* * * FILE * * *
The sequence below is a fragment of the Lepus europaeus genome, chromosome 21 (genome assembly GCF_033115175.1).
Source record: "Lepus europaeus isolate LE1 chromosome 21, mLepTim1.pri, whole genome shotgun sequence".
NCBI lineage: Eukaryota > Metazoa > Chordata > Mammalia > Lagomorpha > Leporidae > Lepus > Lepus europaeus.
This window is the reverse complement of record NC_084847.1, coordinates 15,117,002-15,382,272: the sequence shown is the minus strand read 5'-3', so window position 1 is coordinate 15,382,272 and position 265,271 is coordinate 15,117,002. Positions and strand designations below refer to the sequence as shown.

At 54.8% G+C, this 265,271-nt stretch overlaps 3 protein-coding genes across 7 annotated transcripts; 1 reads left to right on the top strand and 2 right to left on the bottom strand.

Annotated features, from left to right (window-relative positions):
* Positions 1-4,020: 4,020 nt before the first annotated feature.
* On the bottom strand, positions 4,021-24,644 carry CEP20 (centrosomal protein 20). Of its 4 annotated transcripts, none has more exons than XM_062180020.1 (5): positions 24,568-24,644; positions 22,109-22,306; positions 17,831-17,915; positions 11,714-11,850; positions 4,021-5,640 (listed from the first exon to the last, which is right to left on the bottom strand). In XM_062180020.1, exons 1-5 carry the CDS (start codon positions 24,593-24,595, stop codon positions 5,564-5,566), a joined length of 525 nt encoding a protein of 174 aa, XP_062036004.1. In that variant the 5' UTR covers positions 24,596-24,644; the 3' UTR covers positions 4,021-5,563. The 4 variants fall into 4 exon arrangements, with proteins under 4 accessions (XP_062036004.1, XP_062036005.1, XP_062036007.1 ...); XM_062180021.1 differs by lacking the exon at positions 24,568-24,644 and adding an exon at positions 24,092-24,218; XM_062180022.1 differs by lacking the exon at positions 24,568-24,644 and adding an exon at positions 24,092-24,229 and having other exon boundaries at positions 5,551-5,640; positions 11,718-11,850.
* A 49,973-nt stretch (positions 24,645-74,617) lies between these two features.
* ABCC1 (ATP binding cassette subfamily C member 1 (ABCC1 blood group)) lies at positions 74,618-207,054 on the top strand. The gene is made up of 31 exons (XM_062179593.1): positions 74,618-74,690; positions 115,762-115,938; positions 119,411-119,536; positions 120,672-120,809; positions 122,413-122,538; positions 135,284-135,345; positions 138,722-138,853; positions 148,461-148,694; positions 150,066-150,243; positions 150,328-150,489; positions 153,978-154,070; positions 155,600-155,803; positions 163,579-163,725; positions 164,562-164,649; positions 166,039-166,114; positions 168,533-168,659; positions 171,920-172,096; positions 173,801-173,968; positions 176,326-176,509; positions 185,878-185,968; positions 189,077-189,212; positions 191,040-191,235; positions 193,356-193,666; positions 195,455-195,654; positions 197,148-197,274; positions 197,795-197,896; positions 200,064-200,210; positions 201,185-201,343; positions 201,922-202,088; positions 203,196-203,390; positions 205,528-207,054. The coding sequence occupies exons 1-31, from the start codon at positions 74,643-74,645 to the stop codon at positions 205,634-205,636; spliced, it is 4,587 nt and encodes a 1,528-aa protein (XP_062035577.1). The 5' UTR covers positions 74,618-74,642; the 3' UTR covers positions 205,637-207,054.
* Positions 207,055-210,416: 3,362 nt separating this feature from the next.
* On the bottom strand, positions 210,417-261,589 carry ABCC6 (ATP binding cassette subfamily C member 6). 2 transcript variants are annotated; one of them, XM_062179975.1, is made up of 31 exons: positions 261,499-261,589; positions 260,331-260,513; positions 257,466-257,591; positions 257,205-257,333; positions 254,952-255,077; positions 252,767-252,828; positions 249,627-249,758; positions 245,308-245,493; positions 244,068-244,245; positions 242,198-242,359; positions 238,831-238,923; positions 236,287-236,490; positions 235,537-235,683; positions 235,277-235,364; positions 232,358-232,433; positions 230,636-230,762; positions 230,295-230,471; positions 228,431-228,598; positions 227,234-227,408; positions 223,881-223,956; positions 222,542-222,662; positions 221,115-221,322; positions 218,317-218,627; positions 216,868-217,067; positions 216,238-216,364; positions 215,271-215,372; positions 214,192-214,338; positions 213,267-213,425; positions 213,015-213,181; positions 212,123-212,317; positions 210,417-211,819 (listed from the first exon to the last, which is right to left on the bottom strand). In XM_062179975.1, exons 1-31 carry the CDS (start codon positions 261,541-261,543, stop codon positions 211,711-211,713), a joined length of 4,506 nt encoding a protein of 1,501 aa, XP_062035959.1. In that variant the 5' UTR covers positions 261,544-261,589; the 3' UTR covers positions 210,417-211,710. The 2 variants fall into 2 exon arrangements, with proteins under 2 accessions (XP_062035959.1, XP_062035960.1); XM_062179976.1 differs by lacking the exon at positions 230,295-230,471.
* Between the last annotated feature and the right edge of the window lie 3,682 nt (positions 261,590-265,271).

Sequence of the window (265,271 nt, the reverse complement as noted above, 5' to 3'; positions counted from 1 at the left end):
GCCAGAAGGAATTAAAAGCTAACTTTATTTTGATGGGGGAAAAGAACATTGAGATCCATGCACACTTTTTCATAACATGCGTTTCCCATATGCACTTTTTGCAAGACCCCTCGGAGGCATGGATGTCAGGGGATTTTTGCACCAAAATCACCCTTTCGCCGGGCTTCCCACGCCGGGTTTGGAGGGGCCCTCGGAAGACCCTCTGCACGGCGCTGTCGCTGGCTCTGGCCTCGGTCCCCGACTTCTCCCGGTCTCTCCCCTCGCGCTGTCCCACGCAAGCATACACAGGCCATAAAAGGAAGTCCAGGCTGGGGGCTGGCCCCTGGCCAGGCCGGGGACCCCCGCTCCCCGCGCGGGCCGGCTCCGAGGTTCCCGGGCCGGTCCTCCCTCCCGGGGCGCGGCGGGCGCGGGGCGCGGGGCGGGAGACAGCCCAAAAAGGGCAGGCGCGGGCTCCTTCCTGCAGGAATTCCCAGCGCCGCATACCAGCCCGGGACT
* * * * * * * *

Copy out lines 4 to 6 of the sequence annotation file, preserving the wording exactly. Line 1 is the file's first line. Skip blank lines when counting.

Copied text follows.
This window is the reverse complement of record NC_084847.1, coordinates 15,117,002-15,382,272: the sequence shown is the minus strand read 5'-3', so window position 1 is coordinate 15,382,272 and position 265,271 is coordinate 15,117,002. Positions and strand designations below refer to the sequence as shown.

At 54.8% G+C, this 265,271-nt stretch overlaps 3 protein-coding genes across 7 annotated transcripts; 1 reads left to right on the top strand and 2 right to left on the bottom strand.

Annotated features, from left to right (window-relative positions):